Silvia Di Angelantonio

University position

Piazzale Aldo Moro 5, 00185 , Roma


In the last years, my research interests are focusing on the impact of neuroinflammation in brain pathologies with major interest on the role played by microglia cells on neuron/microglial crosstalk with multidisciplinary approaches (electrophysiology, imaging, molecular and cellular biology, bio-fabrication). Using combined electrophysiological and biochemical studies, I contributed to the understanding of the role of the CX3CL1/CX3CR1 axis and adenosine system in microglia regulation of synaptic transmission and neuroprotection.
Concerning the role of microglia in brain immune surveillance, I am now focusing on the morphological and functional characterization of microglia cells in physiological and pathological conditions (using murine models of Alzheimer’s disease, glioma brain tumor and neuropathic pain) in brain and retina slices. In particular, using patch clamp recordings, time lapse wide field imaging and confocal analysis, I am looking at the ability of microglia cells of monitoring tissue homeostasis and rearranging processes towards an injury. In the last year, I’m working on the possibility to use the eye as a window on the brain for the early diagnosis and monitoring of Alzheimer’s Disease and other neurodegenerative diseases characterized by the presence of misfolded protein aggregates, neurodegeneration and glia activation. In this Project I’m a PI in the in the IIT – CrestOptics JointLab for Advanced Microscopy and in the Life 2020- MARBEL (Grant 2017 Regione Lazio), for the development of a new microscope for the early detection of protein aggregates in the retina of Alzheimer’s patients. The other main ongoing project concerns on the production and functional characterization of 3D-self assembled and printed biological tissues, mini- tumors and mini-organs, using human cells obtained from healthy subjects or patients with pathologies of interest. These new biological models are based on induced Pluripotent Stem Cell (iPSC), obtained from adult individuals with the goal to develop new physiologically relevant in vivo platforms for the study of physiological cell-cell interactions in physiological condition and challenged with pathological stimuli. From this research project stems the startup project HoMoLoG.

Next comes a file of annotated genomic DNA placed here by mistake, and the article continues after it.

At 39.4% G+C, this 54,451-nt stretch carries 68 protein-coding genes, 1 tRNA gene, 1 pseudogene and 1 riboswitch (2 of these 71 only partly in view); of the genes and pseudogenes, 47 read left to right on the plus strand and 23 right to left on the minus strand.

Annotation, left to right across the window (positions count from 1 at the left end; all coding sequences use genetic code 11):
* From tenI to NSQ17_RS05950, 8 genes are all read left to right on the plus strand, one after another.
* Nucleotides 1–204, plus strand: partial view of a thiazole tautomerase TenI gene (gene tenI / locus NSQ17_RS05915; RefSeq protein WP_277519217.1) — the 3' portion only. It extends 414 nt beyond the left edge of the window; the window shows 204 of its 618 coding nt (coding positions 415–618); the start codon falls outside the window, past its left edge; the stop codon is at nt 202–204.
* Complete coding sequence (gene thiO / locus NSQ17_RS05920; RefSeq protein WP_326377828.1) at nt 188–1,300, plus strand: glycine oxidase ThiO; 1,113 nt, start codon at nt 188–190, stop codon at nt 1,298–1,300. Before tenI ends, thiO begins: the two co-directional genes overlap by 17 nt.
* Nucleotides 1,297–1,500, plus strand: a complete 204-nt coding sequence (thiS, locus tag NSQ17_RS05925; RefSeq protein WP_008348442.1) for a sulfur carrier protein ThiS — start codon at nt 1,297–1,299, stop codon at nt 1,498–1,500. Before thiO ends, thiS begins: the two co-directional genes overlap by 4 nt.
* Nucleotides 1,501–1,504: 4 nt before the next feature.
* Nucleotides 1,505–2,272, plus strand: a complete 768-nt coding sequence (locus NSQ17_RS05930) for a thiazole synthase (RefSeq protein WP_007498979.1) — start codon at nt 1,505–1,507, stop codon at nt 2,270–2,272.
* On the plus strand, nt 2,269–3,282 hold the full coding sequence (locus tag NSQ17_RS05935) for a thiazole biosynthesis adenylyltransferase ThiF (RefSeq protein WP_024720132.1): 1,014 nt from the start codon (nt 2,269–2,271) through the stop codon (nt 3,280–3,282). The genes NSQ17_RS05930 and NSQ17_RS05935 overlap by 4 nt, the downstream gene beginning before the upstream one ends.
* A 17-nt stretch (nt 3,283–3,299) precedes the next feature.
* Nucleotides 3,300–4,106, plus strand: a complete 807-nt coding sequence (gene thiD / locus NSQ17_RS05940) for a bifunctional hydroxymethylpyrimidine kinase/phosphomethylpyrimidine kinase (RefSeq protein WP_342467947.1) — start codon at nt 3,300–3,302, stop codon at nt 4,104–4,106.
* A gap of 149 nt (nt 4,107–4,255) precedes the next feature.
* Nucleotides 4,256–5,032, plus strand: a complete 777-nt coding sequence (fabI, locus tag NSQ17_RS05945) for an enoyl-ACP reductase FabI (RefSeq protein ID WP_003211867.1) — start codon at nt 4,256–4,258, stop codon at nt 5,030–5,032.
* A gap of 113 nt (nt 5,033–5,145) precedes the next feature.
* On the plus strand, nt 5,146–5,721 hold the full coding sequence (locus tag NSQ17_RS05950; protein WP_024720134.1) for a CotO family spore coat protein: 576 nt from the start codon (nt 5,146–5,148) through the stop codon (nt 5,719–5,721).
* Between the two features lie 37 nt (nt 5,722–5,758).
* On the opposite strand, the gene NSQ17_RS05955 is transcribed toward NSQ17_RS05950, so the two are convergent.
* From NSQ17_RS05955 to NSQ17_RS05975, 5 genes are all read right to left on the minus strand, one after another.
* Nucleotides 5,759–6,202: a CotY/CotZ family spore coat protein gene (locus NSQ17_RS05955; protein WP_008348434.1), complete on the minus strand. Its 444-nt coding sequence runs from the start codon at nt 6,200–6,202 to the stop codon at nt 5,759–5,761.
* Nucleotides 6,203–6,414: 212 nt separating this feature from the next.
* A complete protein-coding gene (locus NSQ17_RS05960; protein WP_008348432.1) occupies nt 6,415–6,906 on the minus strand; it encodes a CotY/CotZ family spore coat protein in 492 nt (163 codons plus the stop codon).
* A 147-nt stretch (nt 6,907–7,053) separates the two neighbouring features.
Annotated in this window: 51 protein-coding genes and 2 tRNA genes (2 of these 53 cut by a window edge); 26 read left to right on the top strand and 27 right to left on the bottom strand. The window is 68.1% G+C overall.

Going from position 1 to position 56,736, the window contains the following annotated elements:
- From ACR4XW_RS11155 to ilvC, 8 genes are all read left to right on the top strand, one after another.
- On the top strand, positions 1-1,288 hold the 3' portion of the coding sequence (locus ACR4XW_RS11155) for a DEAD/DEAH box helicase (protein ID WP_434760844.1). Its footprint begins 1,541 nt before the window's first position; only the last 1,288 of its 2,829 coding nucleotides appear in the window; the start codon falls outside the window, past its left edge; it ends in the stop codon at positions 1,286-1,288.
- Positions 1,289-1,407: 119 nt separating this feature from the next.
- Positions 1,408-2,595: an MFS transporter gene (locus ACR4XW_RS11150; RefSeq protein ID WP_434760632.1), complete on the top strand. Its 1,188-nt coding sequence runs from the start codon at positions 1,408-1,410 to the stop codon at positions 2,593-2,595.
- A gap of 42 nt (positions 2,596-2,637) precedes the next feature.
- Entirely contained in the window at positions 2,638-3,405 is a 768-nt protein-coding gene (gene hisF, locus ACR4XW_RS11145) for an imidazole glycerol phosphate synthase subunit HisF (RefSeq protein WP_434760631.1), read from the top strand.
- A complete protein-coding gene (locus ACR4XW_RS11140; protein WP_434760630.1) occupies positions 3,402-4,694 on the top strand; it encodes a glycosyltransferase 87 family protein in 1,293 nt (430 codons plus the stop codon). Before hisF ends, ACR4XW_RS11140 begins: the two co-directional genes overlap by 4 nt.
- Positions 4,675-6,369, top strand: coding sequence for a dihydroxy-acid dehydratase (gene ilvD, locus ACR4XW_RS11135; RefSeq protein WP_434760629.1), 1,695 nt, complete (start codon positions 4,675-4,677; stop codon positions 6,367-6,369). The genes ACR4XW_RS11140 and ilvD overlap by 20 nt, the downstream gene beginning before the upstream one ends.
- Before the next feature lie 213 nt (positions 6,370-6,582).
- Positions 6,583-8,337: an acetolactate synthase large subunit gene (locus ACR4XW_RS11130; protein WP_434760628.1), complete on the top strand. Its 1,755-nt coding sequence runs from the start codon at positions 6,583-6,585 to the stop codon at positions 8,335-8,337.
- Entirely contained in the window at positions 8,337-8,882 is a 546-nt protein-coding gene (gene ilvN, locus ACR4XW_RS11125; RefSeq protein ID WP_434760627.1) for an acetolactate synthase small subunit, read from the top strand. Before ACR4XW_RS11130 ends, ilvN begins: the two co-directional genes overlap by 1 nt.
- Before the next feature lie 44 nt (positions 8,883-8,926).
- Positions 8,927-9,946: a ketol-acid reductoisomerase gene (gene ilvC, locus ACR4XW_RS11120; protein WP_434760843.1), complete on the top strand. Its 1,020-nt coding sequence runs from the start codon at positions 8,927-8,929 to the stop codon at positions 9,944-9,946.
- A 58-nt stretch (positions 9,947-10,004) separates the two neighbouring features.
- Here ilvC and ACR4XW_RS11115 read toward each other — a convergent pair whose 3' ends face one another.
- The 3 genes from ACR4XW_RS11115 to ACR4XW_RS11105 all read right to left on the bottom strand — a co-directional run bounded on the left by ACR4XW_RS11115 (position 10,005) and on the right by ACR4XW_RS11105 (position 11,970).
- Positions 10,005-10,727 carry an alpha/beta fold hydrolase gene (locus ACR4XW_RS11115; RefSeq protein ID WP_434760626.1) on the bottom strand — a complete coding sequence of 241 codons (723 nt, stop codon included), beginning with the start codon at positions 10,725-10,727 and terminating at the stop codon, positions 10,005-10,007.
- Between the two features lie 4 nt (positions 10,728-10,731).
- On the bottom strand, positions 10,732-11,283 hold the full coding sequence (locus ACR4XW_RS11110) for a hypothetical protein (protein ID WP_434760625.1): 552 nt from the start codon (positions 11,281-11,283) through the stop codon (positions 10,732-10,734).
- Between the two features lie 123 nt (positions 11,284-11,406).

My past research in the field of neurophysiology has been focused on functional properties of ligand gated channels and on their potential impact in pathology and therapy. First, I focused on the properties and modulation of neuronal nicotinic receptors (nAChRs). Using patch clamp and confocal calcium imaging, I studied the expression and the functional properties of nAChRs in native cells (brain slices and primary cultures) and in heterologous expression systems I developed a novel class of CGRP- derived peptides with facilitating action on nAChRs (Eur. patent app. N° PCT/IT01/00477). These studies allowed to correlate basal mechanisms of excitatory cholinergic transmission with clinical aspects in amyotrophic lateral sclerosis (ALS) and Duchenne’s muscular dystrophy (DMD).
Then, I moved to the study of GABAA receptors, characterizing functional
Synaptic transmission

Neuron-glia interaction